As a teenager, Lance Bouma had many fond memories of playing junior for the Vancouver Giants of the Western Hockey League. Now 25, he’s set to add another.
Bouma, who spent parts of five seasons with Vancouver, will be inducted into the Giants’ Ring of Honour on Nov. 20, marking his legacy as one of the franchise’s greatest sons.
“It’s a huge honour to be inducted into it,” Bouma said. “Obviously there are great names that are in there and there have been a lot of great players to play for the Giants. It’s a great feeling. It’s really cool.”
Selected in the second round (No. 29) of the 2005 WHL Bantam Draft, Bouma played 230 games with Vancouver, recording 39 goals and 76 assists alongside 374 penalty minutes. He also played in 65 playoff games and was a member of the Memorial Cup-winning team in 2007.
But at 15, and playing his first games in major junior, the native of Provost, AB. couldn’t have envisioned his career taking shape the way it has. Nearly a decade later, Bouma has now appeared in 202 NHL games with the Calgary Flames, scoring 22 goals and 31 assists.
“It’s been a huge progression, for sure,” he said. “The Giants had a lot to do with that. They taught me what it was like to be a pro. They were a great organization to be a part of. I owe them a lot for the way that my career has gone so far.”
It's been a career Vancouver has enjoyed watching, both up close and from afar.
“Lance was one of my favourite players in Giants history because he emulated everything you want your team to be about,” Giants Executive Vice President and General Manager Scott Bonner said in a release.
“During his time with our team, we won a Memorial Cup, and we won a BC Division banner every season he was here. He is an extremely competitive, dedicated and relentless player which is why I’m not surprised that he has continued to improve with each season in the NHL. He also continues to give back to our club and is a great role model for our current players. We’re incredibly excited to induct him into our Ring of Honour.”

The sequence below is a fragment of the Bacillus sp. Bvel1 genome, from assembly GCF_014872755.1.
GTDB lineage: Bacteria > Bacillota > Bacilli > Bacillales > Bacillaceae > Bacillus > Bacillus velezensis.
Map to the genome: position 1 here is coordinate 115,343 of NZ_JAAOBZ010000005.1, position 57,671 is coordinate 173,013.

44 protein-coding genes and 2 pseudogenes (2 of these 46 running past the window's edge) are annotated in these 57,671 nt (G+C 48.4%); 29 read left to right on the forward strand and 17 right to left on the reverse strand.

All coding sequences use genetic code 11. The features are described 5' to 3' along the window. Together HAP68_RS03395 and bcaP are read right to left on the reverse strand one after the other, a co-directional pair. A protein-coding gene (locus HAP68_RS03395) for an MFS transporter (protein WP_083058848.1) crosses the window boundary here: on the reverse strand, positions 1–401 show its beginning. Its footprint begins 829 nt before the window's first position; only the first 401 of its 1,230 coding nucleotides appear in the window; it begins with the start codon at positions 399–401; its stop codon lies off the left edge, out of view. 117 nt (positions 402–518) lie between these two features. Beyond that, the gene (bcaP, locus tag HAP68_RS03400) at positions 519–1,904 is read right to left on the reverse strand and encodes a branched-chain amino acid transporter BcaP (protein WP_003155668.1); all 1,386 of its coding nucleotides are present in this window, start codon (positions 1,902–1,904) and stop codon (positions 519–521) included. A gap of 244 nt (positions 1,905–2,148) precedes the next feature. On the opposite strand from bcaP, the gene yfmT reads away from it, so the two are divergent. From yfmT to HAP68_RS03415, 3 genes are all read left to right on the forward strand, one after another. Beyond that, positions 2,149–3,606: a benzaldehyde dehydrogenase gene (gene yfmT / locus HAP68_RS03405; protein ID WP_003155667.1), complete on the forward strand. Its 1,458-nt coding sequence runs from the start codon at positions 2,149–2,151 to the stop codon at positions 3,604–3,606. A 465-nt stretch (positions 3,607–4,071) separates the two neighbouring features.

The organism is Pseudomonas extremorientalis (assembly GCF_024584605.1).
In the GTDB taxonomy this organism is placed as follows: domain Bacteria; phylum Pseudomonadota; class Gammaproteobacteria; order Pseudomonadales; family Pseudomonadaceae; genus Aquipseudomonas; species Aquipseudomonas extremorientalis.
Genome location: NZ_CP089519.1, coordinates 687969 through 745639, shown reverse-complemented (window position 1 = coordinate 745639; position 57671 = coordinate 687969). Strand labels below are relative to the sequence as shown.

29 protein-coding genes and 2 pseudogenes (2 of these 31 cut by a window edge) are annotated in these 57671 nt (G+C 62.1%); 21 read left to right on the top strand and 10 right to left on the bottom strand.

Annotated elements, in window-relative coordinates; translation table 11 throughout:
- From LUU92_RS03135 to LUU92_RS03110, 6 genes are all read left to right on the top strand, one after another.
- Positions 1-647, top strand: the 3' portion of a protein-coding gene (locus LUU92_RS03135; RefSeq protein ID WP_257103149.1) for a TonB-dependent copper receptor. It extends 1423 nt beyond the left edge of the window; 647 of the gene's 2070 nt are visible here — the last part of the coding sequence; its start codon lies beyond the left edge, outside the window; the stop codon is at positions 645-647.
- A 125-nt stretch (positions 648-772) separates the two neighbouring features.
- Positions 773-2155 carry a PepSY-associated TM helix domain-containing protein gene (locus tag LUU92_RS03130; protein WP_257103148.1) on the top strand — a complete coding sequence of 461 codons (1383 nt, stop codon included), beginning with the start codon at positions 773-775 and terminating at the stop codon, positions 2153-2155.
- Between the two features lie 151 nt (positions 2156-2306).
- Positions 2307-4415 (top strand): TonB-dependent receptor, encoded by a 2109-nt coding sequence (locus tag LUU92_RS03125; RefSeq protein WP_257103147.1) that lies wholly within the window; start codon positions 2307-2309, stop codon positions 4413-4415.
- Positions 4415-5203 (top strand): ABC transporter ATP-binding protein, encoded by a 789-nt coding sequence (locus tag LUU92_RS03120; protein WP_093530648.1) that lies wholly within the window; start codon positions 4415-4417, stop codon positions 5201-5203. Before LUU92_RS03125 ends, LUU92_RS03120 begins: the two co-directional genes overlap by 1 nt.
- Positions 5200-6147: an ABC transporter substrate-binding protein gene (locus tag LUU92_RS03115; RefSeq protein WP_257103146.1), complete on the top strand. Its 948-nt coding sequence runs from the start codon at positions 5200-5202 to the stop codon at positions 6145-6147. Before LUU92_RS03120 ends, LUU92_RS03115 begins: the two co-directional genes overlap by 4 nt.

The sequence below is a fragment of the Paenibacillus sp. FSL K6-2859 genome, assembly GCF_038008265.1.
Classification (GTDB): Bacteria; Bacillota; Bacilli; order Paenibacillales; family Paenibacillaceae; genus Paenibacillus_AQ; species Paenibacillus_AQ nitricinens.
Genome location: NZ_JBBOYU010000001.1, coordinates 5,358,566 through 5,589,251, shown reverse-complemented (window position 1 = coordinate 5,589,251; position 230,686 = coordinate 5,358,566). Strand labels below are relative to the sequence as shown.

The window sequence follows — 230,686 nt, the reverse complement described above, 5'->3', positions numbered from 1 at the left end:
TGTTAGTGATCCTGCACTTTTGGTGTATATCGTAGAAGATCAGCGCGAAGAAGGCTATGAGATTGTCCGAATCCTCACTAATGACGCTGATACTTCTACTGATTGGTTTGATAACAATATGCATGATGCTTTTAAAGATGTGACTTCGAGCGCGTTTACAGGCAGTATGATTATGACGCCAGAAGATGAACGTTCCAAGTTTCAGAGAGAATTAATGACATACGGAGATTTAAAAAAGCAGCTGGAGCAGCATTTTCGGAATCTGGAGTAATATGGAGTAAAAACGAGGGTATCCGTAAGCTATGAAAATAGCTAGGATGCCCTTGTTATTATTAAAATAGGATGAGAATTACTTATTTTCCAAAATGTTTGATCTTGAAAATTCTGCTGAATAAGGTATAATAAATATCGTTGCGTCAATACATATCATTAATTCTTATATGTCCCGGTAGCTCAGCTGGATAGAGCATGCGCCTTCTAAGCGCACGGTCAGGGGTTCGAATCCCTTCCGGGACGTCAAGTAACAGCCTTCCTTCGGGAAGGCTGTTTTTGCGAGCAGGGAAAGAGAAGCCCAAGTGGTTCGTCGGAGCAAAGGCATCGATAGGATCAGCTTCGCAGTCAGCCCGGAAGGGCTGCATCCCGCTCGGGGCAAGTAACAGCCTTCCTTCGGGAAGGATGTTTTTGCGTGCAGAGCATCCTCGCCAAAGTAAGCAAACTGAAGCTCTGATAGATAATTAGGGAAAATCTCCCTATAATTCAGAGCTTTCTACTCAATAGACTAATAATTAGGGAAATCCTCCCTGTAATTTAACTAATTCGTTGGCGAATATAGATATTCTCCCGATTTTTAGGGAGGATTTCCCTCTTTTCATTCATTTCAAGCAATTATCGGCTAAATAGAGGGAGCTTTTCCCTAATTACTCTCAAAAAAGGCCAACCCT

Bonner’s words don’t fall short on Bouma.
“It’s a huge compliment because he’s seen a lot of good players come through that organization,” Bouma said. “It means a lot to hear that from him. He’s a man I still keep in touch with. He’s always there and available to talk and wondering how things are going with me. He’s a guy that is a great person and he’s done a lot for me and my career.”
Though his NHL career remains young, Bouma’s junior career was storied.
And in many ways, it started with a defining moment early, and one he holds most cherished -- a Memorial Cup championship.
“The playoff run was unbelievable,” said Bouma, drafted by the Flames in 2008. “We went seven games against Medicine Hat and lost in double overtime but luckily we were the host team so we were able to make it to the Memorial Cup. We just bonded together after that. We ended up winning in front of our home fans. It was an awesome experience and something I’ll never forget.”
Losing again in the round robin to Medicine Hat, Bouma and the Giants found themselves in the final, again against the Tigers.
They avenged, in front of an announced attendance of 16,281 onlookers.
“I think we just had confidence because we were in front of our home fans,” Bouma said. “They were unbelievable. The whole tournament they were behind us and the whole city was behind us. It was a cool experience doing that in front of so many people, and in front of our home fans.”
It was Bouma’s first full season with the Giants, who won a BC Division title in each of the five years he played.
Titles won; friendships forged.
And now, honours received.
“Every year was an unbelievable experience,” Bouma said. “Every year I was there we had success. We always went far in the playoffs. We had some great teams, played with a lot of great players and I made some great friends.
“There’s definitely a lot, too many to mention that I stay in touch with. Milan Lucic is one I keep in contact with still and are still good buddies with. And Craig Cunningham. There are so many guys that I can’t really name all the names.
“I look back on those moments even today.”